CIA director David Petraeus was surprised when he read the freshly rewritten talking points an aide had emailed him in the early afternoon of Saturday, September 15. One day earlier, analysts with the CIA’s Office of Terrorism Analysis had drafted a set of unclassified talking points policymakers could use to discuss the attacks in Benghazi, Libya. But this new version—produced with input from senior Obama administration policymakers—was a shadow of the original.
The original CIA talking points had been blunt: The assault on U.S. facilities in Benghazi was a terrorist attack conducted by a large group of Islamic extremists, including some with ties to al Qaeda.
These were strong claims. The CIA usually qualifies its assessments, providing policymakers a sense of whether the conclusions of its analysis are offered with “high confidence,” “moderate confidence,” or “low confidence.” That first draft signaled confidence, even certainty: “We do know that Islamic extremists with ties to al Qaeda participated in the attack.”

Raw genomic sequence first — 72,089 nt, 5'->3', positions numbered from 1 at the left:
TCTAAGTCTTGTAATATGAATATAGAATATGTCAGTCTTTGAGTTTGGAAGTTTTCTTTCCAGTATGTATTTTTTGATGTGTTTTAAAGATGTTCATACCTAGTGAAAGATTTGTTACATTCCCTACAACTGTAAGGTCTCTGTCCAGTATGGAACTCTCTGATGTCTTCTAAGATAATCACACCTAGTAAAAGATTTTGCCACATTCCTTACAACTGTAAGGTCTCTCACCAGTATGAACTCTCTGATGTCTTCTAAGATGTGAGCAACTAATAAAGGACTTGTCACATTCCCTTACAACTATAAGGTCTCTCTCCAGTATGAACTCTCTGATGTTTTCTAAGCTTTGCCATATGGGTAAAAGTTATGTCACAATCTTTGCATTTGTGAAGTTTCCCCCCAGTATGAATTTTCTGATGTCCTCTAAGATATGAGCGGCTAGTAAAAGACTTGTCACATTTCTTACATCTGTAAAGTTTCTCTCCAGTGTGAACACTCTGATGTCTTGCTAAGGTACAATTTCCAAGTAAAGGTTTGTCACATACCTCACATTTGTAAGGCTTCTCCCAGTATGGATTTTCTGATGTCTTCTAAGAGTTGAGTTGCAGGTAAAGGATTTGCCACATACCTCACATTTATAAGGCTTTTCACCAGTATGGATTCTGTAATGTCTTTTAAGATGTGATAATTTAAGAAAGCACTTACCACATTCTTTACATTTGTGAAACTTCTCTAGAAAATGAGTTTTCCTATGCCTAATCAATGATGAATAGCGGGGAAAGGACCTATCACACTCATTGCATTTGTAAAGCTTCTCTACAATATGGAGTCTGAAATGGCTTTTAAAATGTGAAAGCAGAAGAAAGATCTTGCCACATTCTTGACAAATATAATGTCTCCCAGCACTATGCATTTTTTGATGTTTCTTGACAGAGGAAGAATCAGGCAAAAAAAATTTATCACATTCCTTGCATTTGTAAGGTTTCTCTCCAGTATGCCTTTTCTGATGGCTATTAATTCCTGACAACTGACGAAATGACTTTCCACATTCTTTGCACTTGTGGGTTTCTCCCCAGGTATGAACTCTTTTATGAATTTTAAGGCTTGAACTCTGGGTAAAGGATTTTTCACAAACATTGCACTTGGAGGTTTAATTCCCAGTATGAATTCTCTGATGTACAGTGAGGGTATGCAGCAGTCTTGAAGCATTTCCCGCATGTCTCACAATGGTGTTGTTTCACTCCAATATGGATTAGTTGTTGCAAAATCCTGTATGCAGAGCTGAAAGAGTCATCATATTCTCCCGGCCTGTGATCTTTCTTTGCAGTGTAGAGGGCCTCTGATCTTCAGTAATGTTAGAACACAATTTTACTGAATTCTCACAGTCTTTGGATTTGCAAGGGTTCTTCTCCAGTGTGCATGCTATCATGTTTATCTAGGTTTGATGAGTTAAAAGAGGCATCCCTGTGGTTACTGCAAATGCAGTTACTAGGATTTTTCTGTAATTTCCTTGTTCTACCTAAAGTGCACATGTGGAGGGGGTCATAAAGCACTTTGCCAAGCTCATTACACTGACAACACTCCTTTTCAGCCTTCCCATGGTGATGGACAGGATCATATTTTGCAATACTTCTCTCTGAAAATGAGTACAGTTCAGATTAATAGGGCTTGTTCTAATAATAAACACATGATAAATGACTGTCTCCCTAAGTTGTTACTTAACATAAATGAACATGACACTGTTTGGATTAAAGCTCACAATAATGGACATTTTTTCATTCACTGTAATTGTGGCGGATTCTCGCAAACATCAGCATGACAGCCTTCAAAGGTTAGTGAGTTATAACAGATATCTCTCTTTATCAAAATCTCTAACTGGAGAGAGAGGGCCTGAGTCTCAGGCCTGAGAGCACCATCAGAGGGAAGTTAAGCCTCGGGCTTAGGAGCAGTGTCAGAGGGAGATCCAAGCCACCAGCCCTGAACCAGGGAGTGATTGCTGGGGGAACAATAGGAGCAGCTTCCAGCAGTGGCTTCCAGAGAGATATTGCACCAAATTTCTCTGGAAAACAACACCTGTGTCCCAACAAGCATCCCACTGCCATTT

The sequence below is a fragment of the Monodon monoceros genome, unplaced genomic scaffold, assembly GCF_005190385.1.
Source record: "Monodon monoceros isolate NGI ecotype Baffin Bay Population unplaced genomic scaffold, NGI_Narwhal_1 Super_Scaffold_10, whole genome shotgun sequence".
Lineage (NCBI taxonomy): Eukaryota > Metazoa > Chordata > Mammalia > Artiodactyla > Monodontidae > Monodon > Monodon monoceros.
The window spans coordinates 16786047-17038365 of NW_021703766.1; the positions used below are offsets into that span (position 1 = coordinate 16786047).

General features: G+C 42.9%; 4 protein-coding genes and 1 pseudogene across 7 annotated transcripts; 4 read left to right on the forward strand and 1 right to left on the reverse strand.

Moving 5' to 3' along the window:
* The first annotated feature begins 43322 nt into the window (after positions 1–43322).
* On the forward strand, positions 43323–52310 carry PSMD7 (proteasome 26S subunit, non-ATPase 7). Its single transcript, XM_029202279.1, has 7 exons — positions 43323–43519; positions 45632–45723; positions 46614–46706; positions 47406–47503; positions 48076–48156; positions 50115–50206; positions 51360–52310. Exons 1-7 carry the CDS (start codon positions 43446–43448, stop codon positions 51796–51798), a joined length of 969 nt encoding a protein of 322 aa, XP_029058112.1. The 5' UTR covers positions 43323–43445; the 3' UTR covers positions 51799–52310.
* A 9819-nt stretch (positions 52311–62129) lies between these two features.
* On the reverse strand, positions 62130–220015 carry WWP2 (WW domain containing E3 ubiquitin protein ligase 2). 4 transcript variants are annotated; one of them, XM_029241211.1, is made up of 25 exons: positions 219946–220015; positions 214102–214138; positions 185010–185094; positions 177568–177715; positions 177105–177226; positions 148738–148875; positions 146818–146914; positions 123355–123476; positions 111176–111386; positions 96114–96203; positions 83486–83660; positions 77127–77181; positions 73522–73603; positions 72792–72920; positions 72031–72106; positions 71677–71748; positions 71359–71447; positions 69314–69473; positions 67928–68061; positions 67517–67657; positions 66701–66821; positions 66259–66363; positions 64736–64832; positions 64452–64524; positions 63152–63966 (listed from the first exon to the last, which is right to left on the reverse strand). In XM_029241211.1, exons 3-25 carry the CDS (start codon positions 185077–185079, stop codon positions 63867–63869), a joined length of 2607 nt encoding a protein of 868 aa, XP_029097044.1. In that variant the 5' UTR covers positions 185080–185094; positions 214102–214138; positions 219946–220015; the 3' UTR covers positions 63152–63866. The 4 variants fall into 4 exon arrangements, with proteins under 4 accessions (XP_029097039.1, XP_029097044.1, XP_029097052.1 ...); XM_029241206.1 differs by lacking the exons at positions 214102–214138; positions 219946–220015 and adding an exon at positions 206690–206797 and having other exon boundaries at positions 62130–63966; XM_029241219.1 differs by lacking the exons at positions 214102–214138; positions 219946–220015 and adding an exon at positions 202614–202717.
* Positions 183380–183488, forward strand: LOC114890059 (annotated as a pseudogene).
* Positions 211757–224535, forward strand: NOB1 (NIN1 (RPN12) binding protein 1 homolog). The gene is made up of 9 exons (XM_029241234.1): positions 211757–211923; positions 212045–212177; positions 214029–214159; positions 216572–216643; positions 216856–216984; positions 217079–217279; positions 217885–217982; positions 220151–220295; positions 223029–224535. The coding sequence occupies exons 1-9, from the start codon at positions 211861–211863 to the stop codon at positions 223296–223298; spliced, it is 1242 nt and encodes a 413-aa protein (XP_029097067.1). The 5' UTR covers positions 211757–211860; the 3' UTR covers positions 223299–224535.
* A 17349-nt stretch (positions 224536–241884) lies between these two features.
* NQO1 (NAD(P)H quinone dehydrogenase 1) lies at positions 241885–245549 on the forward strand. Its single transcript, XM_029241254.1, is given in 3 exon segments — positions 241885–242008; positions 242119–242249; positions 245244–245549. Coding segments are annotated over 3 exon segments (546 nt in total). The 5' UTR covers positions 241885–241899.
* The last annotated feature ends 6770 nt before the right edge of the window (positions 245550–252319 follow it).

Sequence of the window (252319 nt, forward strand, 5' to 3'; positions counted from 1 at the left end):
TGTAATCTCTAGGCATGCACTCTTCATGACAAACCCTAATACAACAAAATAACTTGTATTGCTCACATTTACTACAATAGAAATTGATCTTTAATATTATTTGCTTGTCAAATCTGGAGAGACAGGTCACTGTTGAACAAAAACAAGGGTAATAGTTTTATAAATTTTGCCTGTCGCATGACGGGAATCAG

There was good reason for this conviction. Within 24 hours of the attack, the U.S. government had intercepted communications between two al Qaeda-linked terrorists discussing the attacks in Benghazi. One of the jihadists, a member of Ansar al Sharia, reported to the other that he had participated in the assault on the U.S. diplomatic post. Solid evidence. And there was more. Later that same day, the CIA station chief in Libya had sent a memo back to Washington, reporting that eyewitnesses to the attack said the participants were known jihadists, with ties to al Qaeda.